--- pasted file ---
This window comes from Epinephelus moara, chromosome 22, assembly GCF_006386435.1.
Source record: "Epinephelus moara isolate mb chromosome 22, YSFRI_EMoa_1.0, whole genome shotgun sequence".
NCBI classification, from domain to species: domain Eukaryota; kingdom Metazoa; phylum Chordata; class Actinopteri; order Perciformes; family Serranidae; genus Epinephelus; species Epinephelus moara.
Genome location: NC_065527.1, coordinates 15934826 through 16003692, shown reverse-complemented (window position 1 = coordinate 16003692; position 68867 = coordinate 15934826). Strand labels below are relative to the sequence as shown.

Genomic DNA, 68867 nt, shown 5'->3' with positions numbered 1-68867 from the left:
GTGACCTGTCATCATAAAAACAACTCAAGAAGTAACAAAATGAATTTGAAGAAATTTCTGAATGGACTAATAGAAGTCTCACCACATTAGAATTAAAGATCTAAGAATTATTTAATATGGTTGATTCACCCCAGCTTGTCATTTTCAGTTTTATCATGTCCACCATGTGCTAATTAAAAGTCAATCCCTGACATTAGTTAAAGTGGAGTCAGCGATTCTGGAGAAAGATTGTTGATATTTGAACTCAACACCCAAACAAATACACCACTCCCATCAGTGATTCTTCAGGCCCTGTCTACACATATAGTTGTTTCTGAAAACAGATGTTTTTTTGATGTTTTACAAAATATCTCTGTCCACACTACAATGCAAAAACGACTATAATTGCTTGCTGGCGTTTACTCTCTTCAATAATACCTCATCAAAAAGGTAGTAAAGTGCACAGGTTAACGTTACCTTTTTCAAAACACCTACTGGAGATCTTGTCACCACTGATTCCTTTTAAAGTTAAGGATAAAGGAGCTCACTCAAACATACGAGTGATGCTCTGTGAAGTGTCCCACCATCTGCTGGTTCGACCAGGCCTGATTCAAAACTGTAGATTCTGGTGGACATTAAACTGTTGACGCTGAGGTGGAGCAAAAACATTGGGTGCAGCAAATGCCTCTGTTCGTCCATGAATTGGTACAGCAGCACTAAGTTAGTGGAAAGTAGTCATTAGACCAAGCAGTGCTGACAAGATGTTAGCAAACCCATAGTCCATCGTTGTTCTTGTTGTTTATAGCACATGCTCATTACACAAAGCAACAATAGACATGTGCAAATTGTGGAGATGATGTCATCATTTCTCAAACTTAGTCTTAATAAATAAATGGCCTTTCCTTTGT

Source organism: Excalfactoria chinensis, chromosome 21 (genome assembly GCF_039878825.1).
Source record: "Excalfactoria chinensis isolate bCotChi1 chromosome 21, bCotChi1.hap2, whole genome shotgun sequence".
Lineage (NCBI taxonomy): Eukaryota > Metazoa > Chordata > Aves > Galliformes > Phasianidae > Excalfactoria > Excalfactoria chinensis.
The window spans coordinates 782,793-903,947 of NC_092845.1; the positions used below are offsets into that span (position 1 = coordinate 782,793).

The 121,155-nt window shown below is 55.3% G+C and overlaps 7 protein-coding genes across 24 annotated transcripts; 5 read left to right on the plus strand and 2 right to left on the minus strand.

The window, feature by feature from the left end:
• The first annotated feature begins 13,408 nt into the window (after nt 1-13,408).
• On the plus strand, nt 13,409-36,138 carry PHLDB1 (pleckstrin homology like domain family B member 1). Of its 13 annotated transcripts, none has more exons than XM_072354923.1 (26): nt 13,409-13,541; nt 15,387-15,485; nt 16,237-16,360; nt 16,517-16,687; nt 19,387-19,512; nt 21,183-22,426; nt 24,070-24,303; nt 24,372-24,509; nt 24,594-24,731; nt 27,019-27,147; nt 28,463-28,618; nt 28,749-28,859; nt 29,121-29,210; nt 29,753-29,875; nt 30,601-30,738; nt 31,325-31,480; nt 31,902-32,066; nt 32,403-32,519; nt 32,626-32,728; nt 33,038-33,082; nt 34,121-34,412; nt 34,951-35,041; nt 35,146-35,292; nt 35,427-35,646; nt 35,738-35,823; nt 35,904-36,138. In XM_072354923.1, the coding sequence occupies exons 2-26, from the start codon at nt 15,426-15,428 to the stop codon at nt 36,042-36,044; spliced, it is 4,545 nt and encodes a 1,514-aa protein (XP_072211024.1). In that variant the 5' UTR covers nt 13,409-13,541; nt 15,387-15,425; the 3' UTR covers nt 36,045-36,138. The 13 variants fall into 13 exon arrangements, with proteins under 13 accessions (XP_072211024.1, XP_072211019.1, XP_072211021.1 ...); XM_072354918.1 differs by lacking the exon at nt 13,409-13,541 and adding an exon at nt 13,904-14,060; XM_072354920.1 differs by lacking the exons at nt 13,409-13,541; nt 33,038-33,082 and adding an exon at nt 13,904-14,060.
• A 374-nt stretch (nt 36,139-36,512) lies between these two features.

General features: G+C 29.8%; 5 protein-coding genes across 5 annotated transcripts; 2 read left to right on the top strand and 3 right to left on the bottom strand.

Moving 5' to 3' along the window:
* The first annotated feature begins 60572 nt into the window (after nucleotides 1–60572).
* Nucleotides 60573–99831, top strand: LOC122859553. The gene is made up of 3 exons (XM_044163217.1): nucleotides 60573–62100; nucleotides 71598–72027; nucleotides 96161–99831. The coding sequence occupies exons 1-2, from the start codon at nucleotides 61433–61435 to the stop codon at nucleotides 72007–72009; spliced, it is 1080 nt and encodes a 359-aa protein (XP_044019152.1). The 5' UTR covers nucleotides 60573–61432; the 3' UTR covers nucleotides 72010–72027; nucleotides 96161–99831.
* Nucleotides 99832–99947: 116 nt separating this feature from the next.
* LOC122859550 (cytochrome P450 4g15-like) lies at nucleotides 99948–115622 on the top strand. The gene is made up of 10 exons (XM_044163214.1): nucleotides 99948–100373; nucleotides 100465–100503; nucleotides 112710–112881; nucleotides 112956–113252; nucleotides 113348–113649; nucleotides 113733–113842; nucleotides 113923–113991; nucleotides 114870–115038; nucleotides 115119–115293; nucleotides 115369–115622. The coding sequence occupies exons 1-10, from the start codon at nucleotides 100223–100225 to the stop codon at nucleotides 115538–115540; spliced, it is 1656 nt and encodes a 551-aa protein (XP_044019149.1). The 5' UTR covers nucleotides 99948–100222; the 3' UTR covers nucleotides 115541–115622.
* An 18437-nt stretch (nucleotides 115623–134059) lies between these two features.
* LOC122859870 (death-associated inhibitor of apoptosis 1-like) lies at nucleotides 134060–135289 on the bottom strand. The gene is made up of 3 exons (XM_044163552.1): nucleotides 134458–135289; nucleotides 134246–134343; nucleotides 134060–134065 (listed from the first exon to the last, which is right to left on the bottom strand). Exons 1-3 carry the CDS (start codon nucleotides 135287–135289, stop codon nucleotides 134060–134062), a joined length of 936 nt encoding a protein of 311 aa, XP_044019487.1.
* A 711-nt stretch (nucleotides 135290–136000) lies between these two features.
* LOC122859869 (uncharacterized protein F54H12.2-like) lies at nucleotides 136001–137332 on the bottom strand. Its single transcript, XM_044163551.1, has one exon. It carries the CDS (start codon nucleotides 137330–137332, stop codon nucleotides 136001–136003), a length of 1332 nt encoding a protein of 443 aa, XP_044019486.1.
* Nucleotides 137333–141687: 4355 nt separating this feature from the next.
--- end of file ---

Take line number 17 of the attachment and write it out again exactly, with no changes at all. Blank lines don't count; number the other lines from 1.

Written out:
Moving 5' to 3' along the window: